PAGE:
While nonpolar substances such as oxygen and most organic compounds are highly soluble in SCW, polar substances that may be encountered in hydrothermal processes have very low solubility in SCW. In particular, inorganic compounds such as salts have very limited solubility in SCW even though they may be very soluble in liquid water. Typically, the solubility of salt in water changes by relatively small amounts as the aqueous solution is heated. The solubility change may be seen as a slight increase or decrease in the solubility limit, depending on the specific salt. If the solution is heated to its critical temperature, the solubility of the salt will experience a sudden decrease as the water transitions from a polar solvent to a nonpolar solvent. The largest reduction in salt solubility generally occurs in the near-critical temperature range of 650° F. to 720° F. The temperature at which a given salt in an aqueous solution begins to experience the sudden decrease in solubility will be referred to in this disclosure and the accompanying claims as the “salt precipitation temperature.”
Although the solvent properties of SCW are very desirable in destroying organic compounds, the low solubility of inorganic salts in SCW has posed problems in prior SCWO systems. Salts may enter a SCWO system as part of the feed stream being treated or may form later in the reaction stream as a result of hydrolysis and the oxidation of organic heteroatoms such as sulfur, phosphorus, and nitrogen. Regardless of the source of the salts in the SCWO system, the salts precipitate from the reaction stream as the salt precipitation temperature of the solution is approached. The precipitated salts adhere to the internal surfaces of devices in the SCWO system to form scale. These scale deposits may occur in heat exchangers, heater coils, and reactors in a SCWO system, resulting in reduced heat exchange capacity, increased back pressure within the system, and ultimately, a completely plugged system. Thus, SCWO systems must be shut down periodically to remove scale deposits and thereby restore heat transfer efficiency and prevent plugging.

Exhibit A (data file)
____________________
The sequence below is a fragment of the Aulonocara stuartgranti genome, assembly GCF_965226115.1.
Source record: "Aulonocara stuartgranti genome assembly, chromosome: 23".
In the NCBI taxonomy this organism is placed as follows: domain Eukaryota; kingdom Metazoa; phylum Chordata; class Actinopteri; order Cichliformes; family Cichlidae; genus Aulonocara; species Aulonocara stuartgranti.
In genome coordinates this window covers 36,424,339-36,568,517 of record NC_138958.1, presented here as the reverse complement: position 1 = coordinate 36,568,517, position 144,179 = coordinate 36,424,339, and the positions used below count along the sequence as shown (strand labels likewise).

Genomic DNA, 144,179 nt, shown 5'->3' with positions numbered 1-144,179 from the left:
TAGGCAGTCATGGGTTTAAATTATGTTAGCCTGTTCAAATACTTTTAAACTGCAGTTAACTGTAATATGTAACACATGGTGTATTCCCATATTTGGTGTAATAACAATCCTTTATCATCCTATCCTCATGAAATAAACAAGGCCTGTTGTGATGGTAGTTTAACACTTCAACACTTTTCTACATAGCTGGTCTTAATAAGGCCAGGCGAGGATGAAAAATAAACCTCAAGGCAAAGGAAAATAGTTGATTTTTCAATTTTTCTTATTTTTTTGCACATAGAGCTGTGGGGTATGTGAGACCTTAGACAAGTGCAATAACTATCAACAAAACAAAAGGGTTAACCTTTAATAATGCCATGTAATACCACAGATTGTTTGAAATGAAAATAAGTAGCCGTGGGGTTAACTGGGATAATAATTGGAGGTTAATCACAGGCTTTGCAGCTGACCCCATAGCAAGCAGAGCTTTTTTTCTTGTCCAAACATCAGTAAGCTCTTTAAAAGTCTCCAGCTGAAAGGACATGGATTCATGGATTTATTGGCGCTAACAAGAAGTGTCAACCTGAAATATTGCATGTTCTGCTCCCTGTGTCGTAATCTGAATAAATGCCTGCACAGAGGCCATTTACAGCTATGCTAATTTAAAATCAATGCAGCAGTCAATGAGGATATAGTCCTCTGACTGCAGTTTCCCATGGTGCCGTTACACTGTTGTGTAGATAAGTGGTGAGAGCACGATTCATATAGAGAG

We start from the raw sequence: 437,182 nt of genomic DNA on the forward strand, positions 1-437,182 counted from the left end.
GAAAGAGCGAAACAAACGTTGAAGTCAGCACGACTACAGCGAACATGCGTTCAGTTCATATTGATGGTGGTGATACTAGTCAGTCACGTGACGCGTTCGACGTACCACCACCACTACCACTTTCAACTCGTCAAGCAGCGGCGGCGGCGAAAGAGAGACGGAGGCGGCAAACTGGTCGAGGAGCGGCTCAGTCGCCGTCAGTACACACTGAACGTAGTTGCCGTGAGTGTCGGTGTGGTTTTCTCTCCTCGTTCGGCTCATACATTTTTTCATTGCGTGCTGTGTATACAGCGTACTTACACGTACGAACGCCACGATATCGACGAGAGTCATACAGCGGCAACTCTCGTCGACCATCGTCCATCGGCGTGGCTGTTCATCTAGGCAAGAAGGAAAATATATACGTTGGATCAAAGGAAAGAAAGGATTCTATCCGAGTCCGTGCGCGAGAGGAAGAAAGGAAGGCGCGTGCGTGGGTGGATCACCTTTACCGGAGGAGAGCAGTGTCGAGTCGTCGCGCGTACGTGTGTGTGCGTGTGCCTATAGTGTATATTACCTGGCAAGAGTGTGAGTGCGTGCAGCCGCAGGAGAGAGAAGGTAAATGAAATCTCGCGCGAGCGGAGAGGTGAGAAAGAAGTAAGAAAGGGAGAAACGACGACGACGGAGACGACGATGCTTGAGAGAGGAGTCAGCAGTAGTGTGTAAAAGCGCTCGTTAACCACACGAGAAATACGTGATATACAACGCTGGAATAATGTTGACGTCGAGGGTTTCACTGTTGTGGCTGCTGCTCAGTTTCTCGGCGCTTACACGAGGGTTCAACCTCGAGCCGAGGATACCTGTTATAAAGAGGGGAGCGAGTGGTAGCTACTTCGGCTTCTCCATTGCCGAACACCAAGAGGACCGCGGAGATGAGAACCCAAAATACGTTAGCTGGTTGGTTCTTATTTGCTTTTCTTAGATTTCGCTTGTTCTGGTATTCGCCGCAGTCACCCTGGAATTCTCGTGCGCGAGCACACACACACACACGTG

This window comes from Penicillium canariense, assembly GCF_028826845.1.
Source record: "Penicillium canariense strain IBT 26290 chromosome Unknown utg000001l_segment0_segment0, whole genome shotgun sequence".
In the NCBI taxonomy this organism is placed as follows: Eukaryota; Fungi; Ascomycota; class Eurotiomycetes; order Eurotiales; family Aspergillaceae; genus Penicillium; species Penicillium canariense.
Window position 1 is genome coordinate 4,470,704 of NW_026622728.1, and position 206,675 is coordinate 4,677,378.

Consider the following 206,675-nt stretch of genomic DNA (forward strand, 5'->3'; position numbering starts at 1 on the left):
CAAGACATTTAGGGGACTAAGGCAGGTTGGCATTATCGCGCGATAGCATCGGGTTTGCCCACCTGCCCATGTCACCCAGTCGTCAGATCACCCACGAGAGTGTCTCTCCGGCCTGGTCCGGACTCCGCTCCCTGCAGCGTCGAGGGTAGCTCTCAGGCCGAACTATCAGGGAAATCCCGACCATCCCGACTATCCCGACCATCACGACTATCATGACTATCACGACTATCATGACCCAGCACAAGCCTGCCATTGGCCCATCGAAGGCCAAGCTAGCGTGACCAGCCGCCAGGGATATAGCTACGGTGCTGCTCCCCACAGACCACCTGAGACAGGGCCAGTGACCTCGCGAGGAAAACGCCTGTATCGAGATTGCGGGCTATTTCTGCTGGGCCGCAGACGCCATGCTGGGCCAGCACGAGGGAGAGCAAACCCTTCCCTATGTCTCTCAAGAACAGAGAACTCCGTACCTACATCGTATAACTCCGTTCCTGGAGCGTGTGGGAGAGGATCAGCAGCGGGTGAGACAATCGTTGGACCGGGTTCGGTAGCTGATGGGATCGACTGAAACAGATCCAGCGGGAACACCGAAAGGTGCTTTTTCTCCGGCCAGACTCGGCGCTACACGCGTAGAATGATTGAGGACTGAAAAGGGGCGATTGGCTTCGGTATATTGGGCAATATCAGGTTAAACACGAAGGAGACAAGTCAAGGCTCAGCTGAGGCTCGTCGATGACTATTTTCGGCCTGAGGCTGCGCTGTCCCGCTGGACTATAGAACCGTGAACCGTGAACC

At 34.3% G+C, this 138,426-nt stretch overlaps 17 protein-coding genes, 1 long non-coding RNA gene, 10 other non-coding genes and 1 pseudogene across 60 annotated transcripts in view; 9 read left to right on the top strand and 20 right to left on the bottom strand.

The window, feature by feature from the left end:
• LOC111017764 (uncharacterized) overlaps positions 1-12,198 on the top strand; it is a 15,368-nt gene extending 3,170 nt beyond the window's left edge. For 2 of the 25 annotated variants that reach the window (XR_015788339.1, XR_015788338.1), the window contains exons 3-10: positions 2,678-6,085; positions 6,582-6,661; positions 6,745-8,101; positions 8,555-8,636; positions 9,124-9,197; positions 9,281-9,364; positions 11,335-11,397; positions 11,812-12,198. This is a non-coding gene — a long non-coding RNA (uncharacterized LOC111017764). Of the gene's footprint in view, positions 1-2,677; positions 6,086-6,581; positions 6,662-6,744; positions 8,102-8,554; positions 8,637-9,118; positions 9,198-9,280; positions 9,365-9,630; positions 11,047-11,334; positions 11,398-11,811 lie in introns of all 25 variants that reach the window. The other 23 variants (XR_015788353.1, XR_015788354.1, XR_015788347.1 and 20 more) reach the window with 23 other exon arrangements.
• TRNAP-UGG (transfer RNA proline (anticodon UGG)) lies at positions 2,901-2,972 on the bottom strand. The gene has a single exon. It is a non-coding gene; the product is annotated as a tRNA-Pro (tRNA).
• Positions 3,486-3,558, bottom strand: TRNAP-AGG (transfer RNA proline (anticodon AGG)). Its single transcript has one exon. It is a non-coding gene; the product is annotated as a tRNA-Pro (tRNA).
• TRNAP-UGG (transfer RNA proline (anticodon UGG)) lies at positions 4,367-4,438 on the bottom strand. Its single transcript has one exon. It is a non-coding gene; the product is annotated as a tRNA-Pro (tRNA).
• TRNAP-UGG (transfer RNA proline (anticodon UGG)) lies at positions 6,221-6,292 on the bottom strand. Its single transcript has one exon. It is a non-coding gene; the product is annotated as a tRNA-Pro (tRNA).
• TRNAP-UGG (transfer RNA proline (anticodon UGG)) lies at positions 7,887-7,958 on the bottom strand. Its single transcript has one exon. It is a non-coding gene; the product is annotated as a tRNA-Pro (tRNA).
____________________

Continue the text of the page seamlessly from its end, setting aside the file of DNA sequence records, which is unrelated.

Numerous solutions have been proposed to overcome the salt scaling problem in hydrothermal processes. Some proposals include arrangements that treat rapid scale formation as an inevitability, and simply address the cleaning process. Other proposed solutions involve protecting the walls of the hydrothermal reactor to prevent deposition of precipitated materials. One of these wall-protecting solutions is described in U.S. Pat. No. 5,670,040, and involves conducting the supercritical oxidation reaction in a special platelet or transpiration tube. This transpiration tube includes openings that allow water to be continuously injected into the tube. The injected water is intended to form a protective barrier at the surface of the tube in order to prevent precipitated materials from adhering to the tube.
The previously proposed solutions to the scaling problem in hydrothermal processes, including the above described proposals, have generally proven unacceptable for various reasons. Most of the proposed solutions are costly and do not adapt themselves well to a continuously operating, robust system. Others simply do not work at the demanding conditions required for supercritical water oxidation. Considering the desirable attributes of supercritical water oxidation for waste treatment and other applications, there remains a need for a solution to the problem of rapid salt scaling in supercritical water oxidation systems.